How many galaxies are there and how do we even know this?
Until the thirties of the last century, when asked how many galaxies there are in space, learned people answered: “Well, everyone knows that – there is one.” In fact, no one asked such a question because it was as meaningless as the question: how many Italies are there in Europe, or how many Venuses exist in space? Well of course one.
It was the same with galaxies at that time. There was only one galaxy, the one we live in, which we call the Milky Way. And everything that exists is in the Milky Way. All the stars, planets, nebulae, etc. For example, a distant pale, nebulous tuft in the constellation Andromeda, which can also be seen with the naked eye, was also in that galaxy and was called the Andromeda Nebula. At that time, therefore, the Milky Way was the same in content and size as the entire cosmos.
The Andromeda galaxy
Things changed a little when, in the 1930s, the American astronomer Edwin Hubble discovered that the Andromeda Nebula was too far away to be in the Milky Way. Simply, its distance exceeded the size of the Milky Way. By a lot. Besides, Hubble discovered that there are stars in that nebula! Um, those were great discoveries. And so, the Andromeda Nebula changed its name to the Andromeda Galaxy.
After that, the discoveries were lined up in a long line and finally, our notion of the universe changed completely. It turned out that the universe is not much, but unimaginably much bigger than our Milky Way and that our galaxy is just one infinitely tiny dot in that universe and that the number of galaxies…
After Hubble’s discovery, the question of how many galaxies there are became a completely logical question. However, no one knew the answer to it. And that was the problem because we like to know. This is especially true for astronomers!
The magic number
And how to count something that has not been seen? At that time, half a century ago, that was really a problem, because only the neighborhood could be seen with the largest and most powerful telescopes. In addition, galaxies are dynamic and are constantly changing, colliding, merging. Some are hidden behind thick clouds of dust, so we don’t even see them even when they are close and so on. As you can see, there were several problems.
Not to keep you in suspense any longer, astronomers today do know how many galaxies there are. Get ready to read this discovery in a festive atmosphere: 200 billion! And once again, 200 billion.
Only, you must know the following: when astronomers say 200 billion, it can actually be 100 billion. Or 300 billion. Fifteen years ago, you could read in encyclopedias that there are 100 billion stars in the Milky Way. Somewhat later, data of 400 billion appeared, and then 300 billion. You will be least mistaken if you say that there are between 100 and 400 billion stars in our galaxy.
So, there are 200 billion different galaxies in space. Or 150, if not over 200 billion. Anyway, somewhere in between.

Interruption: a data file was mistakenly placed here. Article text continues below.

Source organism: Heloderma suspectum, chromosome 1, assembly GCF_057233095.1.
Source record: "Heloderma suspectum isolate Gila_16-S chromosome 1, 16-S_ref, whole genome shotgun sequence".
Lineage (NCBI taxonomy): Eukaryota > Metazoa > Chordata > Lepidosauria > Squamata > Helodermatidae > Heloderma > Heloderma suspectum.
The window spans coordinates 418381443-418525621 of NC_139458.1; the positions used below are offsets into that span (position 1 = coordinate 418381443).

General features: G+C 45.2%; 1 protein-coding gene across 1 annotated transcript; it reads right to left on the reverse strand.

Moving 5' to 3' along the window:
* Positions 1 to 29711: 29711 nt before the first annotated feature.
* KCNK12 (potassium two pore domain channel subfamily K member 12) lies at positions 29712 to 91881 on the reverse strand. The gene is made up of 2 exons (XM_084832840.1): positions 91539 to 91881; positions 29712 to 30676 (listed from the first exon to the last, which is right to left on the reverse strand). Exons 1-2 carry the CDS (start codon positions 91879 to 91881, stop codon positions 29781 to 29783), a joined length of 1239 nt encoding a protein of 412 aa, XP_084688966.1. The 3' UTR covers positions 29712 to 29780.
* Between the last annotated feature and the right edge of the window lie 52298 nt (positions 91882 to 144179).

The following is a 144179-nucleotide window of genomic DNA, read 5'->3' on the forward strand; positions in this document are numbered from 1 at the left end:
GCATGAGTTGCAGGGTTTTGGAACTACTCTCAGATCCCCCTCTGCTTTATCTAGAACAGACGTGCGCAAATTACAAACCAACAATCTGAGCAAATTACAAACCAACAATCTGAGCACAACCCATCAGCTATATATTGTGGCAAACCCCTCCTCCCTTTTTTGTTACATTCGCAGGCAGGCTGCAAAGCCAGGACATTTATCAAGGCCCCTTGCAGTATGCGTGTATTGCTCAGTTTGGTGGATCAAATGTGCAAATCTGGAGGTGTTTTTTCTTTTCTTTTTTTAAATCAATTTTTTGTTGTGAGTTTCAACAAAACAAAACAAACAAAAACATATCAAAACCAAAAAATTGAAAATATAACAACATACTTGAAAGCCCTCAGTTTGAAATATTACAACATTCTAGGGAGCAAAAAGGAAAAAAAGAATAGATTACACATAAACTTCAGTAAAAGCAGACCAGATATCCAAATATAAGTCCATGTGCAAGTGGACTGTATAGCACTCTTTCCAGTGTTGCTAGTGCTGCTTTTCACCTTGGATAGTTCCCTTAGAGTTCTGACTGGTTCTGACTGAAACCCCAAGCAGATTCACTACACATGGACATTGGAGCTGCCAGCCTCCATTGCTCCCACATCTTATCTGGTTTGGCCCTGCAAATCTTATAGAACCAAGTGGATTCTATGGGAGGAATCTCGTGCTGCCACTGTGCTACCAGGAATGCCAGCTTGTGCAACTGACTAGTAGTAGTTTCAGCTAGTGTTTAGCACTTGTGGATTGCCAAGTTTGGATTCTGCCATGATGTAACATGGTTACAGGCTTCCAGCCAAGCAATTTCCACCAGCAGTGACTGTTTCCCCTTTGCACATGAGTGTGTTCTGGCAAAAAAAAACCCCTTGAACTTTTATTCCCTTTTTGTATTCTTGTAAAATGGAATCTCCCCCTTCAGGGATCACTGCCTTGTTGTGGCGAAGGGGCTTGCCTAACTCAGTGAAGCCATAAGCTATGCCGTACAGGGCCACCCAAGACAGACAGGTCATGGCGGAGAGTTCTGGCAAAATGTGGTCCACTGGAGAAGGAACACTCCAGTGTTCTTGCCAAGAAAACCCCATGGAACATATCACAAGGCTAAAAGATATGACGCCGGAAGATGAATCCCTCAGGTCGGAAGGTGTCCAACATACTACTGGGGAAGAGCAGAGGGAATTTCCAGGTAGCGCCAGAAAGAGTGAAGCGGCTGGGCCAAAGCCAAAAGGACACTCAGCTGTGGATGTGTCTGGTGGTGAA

How do astronomers know how many galaxies there are?
Many of them can’t even be seen by any instruments, so how? Well, the trick is simple, and Hubble helped a lot, but not the astronomer Edwin, but the Space Telescope named after him.
So, from September 2003 until mid-January of the following year, this telescope imaged a narrow area in the constellation Fornax. When I say narrow, then it is really narrow: only the 13 millionth part of the total surface of the sky! How much is that? So put a bean on the finger of your outstretched hand – well, less than that.
A deserted area was intentionally photographed, without any nearby stars and other objects that would only interfere with the view. In the end, one of the most precious photos ever taken was obtained.
It’s called Ultra Deep Field and it is the deepest human infiltration into space to date. And in the photo below, the tiniest dots are galaxies formed only a few hundred million years after the Big Bang. Hardworking astronomers have calculated that there are 10,000 galaxies in that photo! So, 10 thousand in one 13-millionth part of the sky.
Now, at this point, astronomers routinely like to add: “since the universe is isotropic and homogeneous, then by doing a simple extrapolation from Hubble’s Ultra Deep Field …”.
Let’s translate this
Isotropy is “the property of some bodies to show the same physical properties in all directions. Light, heat and electricity spread in all directions equally in these bodies.
And homogeneous means equal, unique. In other words, wherever you look in the sky, you will see the same things: galaxies. So, if there are a million galaxies in one direction, then there are about as many in any other direction you look at. Simple extrapolation is the final step.
Extrapolation is the extension of legality or conclusions established for one area to a wider, as yet unexplored area.
As you can see, the thing is simple. 200 billion (more or less).